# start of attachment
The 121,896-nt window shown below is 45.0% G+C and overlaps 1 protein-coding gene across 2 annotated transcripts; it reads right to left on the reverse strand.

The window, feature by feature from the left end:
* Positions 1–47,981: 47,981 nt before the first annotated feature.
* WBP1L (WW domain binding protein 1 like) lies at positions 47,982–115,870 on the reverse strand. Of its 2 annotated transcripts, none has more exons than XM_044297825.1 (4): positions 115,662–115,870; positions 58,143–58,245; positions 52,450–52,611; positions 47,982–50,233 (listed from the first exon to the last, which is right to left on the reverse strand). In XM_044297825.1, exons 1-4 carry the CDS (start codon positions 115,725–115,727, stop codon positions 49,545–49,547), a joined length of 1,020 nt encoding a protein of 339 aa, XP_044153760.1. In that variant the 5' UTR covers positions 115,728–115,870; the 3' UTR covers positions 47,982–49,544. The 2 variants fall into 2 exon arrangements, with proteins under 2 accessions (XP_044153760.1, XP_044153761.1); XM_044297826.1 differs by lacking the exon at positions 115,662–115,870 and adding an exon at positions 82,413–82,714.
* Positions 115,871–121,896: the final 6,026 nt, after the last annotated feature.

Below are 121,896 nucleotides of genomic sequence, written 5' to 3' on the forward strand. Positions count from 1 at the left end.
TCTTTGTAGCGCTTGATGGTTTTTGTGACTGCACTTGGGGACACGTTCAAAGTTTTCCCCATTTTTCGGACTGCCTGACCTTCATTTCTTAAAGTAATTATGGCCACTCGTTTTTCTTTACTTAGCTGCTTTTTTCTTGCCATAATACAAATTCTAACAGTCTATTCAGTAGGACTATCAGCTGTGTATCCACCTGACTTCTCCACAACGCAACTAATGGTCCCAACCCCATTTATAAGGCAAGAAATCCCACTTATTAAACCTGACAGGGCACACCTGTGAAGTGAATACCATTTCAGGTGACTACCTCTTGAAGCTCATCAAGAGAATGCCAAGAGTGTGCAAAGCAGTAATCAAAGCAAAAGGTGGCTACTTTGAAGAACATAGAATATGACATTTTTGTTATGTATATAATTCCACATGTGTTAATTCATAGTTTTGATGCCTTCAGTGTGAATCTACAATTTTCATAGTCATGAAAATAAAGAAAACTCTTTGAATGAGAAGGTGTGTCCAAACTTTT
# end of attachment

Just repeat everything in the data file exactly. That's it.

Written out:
The 121,896-nt window shown below is 45.0% G+C and overlaps 1 protein-coding gene across 2 annotated transcripts; it reads right to left on the reverse strand.

The window, feature by feature from the left end:
* Positions 1–47,981: 47,981 nt before the first annotated feature.
* WBP1L (WW domain binding protein 1 like) lies at positions 47,982–115,870 on the reverse strand. Of its 2 annotated transcripts, none has more exons than XM_044297825.1 (4): positions 115,662–115,870; positions 58,143–58,245; positions 52,450–52,611; positions 47,982–50,233 (listed from the first exon to the last, which is right to left on the reverse strand). In XM_044297825.1, exons 1-4 carry the CDS (start codon positions 115,725–115,727, stop codon positions 49,545–49,547), a joined length of 1,020 nt encoding a protein of 339 aa, XP_044153760.1. In that variant the 5' UTR covers positions 115,728–115,870; the 3' UTR covers positions 47,982–49,544. The 2 variants fall into 2 exon arrangements, with proteins under 2 accessions (XP_044153760.1, XP_044153761.1); XM_044297826.1 differs by lacking the exon at positions 115,662–115,870 and adding an exon at positions 82,413–82,714.
* Positions 115,871–121,896: the final 6,026 nt, after the last annotated feature.

Below are 121,896 nucleotides of genomic sequence, written 5' to 3' on the forward strand. Positions count from 1 at the left end.
TCTTTGTAGCGCTTGATGGTTTTTGTGACTGCACTTGGGGACACGTTCAAAGTTTTCCCCATTTTTCGGACTGCCTGACCTTCATTTCTTAAAGTAATTATGGCCACTCGTTTTTCTTTACTTAGCTGCTTTTTTCTTGCCATAATACAAATTCTAACAGTCTATTCAGTAGGACTATCAGCTGTGTATCCACCTGACTTCTCCACAACGCAACTAATGGTCCCAACCCCATTTATAAGGCAAGAAATCCCACTTATTAAACCTGACAGGGCACACCTGTGAAGTGAATACCATTTCAGGTGACTACCTCTTGAAGCTCATCAAGAGAATGCCAAGAGTGTGCAAAGCAGTAATCAAAGCAAAAGGTGGCTACTTTGAAGAACATAGAATATGACATTTTTGTTATGTATATAATTCCACATGTGTTAATTCATAGTTTTGATGCCTTCAGTGTGAATCTACAATTTTCATAGTCATGAAAATAAAGAAAACTCTTTGAATGAGAAGGTGTGTCCAAACTTTT